Though the FTSE Developed Markets ex North America Index has outperformed the MSCI EAFE Index over the past 10 years, the key point for investors is that the risk-return profile of these two indexes looks pretty similar. Investors holding VEA in their portfolios can expect it to perform the same role it did before: capture the performance of developed markets outside Canada and the United States.

Comparing Annual Returns of Developed Market ex North America Indexes

Double Dipping on Currency Conversions in US Dollar RRSP DRiPs

October 10, 2012

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Many investors sign up for synthetic Dividend Reinvestment Plans (DRiPs) at discount brokers to save on trading commissions. With a synthetic DRiP, an investor can reinvest dividend payments in whole shares and have the leftover amount deposited as cash in their account. Let’s take an example. Investor John owns 1000 shares of ABC Corp. (ABC), which pays a quarterly dividend of $1.25. ABC Corp. is currently trading at $100. Since John had signed up for a synthetic DRiP on ABC Corp., his broker purchased 12 shares of ABC Corp. with a recent quarterly dividend payment of $1,250 and deposited another $50 into John’s account. This arrangement is beneficial from John’s point of view because he was able to increase his investment in ABC Corp. without paying a trading commission.

While DRiPs are usually a good thing, investors need to pay attention to the hidden costs they are incurring when they sign up for synthetic DRiPs on US Dollar stocks or Exchange-Traded Funds (ETFs) held in registered accounts such as RRSPs and TFSAs at discount brokers that do not segregate US Dollar and Canadian Dollar holdings (TD Waterhouse would be an example). Investors are probably aware that US Dollar dividends are converted to Canadian dollars at a rate that is typically 1.5 percent higher than the spot rate. But if you had signed up for a synthetic DRiP, the Canadian dollar dividends are again converted to US Dollars at a rate that is 1.5 percent higher than the spot rate and used to purchase whole shares of a stock or ETF. In effect, investors who are DRiPping US Dollar stocks or ETFs in registered accounts could be paying as much as 3 percent in foreign currency conversion charges.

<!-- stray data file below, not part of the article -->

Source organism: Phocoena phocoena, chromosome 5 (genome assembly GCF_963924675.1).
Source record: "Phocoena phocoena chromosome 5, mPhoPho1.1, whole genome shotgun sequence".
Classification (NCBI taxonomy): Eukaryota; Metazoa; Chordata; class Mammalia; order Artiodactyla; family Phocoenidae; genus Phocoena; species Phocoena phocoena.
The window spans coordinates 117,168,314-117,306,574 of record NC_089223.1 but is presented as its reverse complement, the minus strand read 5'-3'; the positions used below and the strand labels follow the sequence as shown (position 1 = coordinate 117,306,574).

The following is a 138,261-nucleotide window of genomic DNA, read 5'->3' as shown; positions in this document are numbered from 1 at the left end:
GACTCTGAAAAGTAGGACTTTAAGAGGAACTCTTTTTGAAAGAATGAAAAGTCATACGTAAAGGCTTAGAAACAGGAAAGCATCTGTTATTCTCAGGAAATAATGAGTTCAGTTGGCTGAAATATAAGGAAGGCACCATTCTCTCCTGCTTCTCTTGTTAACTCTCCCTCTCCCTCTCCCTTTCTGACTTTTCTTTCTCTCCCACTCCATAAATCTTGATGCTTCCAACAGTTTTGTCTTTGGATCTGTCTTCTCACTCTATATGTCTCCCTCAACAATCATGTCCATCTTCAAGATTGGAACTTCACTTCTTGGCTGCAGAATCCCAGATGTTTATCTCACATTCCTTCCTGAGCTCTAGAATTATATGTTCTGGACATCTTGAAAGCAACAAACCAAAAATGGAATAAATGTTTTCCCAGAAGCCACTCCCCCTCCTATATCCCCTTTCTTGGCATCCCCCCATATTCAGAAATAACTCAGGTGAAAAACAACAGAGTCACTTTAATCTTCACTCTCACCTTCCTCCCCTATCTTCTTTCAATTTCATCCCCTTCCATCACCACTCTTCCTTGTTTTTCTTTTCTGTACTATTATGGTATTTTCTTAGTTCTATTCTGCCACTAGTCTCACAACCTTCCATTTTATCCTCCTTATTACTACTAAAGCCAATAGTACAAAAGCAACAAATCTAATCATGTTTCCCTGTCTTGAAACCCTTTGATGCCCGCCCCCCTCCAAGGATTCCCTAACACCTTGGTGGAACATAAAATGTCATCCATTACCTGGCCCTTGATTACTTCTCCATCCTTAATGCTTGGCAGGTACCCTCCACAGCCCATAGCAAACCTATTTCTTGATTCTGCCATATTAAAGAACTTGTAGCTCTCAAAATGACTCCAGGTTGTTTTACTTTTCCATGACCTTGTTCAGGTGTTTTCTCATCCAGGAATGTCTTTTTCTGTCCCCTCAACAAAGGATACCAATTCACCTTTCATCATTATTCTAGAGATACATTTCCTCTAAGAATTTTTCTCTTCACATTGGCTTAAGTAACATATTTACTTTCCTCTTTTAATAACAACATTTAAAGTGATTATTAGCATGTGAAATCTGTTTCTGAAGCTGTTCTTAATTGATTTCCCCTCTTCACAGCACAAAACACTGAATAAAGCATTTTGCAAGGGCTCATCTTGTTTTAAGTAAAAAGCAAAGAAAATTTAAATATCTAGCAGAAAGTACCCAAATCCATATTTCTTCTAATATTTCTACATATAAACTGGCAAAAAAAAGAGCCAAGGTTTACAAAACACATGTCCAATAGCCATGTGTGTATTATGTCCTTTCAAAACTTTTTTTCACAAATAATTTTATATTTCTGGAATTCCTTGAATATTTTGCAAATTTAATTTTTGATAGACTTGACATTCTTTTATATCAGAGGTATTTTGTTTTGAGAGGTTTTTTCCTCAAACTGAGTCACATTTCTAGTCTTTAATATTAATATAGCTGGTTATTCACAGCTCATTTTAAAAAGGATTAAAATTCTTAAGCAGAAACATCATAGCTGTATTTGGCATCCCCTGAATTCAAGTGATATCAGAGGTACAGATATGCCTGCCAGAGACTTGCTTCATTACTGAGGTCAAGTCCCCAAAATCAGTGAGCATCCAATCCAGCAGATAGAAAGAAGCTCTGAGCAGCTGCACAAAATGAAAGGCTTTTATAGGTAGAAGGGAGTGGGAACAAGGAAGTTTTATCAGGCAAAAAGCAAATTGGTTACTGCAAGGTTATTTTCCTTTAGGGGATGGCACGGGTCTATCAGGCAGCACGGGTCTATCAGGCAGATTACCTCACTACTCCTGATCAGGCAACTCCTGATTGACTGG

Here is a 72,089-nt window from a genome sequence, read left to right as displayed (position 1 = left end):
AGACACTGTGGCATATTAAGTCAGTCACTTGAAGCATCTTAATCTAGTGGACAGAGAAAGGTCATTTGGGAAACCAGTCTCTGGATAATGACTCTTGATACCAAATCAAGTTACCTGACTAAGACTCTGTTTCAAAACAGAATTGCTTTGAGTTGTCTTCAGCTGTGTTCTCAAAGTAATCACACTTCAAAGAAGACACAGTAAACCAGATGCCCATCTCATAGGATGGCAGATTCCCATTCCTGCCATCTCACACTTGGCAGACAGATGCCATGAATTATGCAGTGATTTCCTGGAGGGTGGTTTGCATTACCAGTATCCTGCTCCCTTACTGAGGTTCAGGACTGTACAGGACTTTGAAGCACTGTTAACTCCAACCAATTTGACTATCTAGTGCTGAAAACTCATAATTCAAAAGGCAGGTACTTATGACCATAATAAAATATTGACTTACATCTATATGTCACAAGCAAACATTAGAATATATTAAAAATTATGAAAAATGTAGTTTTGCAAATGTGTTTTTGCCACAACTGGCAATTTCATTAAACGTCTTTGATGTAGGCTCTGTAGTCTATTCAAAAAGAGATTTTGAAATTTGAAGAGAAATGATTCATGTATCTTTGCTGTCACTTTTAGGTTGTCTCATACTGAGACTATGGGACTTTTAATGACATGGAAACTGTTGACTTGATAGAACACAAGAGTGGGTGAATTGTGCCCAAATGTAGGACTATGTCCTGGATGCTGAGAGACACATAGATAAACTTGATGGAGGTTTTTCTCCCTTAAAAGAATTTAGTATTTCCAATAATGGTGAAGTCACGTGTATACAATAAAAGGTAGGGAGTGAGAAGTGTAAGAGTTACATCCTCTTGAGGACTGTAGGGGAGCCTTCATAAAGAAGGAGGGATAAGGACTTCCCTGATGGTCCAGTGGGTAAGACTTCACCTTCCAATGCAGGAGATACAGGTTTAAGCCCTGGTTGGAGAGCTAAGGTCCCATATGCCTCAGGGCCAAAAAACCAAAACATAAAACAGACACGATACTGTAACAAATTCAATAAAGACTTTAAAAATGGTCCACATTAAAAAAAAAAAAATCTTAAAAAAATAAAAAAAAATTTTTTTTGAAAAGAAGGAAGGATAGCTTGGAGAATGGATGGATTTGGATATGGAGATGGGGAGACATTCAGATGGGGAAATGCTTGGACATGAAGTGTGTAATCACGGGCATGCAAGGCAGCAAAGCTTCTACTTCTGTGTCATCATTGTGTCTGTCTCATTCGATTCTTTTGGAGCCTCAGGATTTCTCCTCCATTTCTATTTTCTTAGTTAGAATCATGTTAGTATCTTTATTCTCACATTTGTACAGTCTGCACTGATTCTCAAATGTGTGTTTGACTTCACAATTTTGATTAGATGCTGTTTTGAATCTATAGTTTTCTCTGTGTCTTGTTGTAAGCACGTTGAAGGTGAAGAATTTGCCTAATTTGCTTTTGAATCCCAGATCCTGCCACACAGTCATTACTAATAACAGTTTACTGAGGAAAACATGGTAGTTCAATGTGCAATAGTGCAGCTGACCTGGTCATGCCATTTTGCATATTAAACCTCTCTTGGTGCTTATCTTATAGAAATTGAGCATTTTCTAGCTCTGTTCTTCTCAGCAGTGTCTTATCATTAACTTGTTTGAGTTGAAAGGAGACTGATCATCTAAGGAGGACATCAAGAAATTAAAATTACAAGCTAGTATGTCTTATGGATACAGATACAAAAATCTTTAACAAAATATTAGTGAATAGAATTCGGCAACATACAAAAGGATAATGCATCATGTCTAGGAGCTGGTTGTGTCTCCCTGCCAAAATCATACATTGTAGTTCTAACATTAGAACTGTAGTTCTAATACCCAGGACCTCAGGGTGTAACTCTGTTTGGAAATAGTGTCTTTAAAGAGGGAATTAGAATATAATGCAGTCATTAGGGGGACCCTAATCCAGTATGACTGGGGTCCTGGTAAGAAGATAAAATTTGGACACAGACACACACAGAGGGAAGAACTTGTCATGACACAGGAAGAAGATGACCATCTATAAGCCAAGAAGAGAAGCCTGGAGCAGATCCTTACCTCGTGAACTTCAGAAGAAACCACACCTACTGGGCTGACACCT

A recent post on Canadian Money Forum provides an estimate of the hit from DRiPing US Dollar stocks in a RRSP account. Client received US$325 worth of US Dollar dividends out of which US$219 was DRiPped into shares and C$96.50 was deposited as cash. An exchange rate of 0.9645 for the converting US dollars to Canadian dollars. If no currency conversion charges were applied on the DRiPs, client would expect to receive $102 as a cash deposit. Instead he received $6 less. In other words, it cost C$6 to DRiP US$219 worth of shares or 2.8 percent.

What you can do about it

Fortunately, discount brokerage clients who are hit with double currency conversions on US Dollar DRiPs in registered accounts have a few options. If your broker allows segregation of US and Canadian dollar holdings, make sure your US Dollar denominated holdings are held in the US side of the account. If your broker does not offer segregated accounts, take a long hard look at whether synthetic DRiPping is worth the additional currency conversion charge. The break-even point for converting currency with the Norbert Gambit and then purchasing shares yourself is $2,000 (assuming 1.5 percent currency conversion charge, 2 trading commissions for the Norbert Gambit and 1 trading commission for the buy order). Therefore, a rough thumb rule would be that it’s better to reinvest on your own if you receive more than $2,000 worth of dividends. If you would really really like to implement synthetic DRiPs but the costs bother you, consider moving your accounts to a broker that does segregate holdings in registered accounts.

It is likely that clients at all discount brokers, even those that currently offer segregated USD registered accounts, charged double currency conversion fees on US stock DRiPs in the past. I hope that clients would raise this issue with their brokers and demand why currency was converted twice in synthetic DRiPs and what the brokers are going to do about it.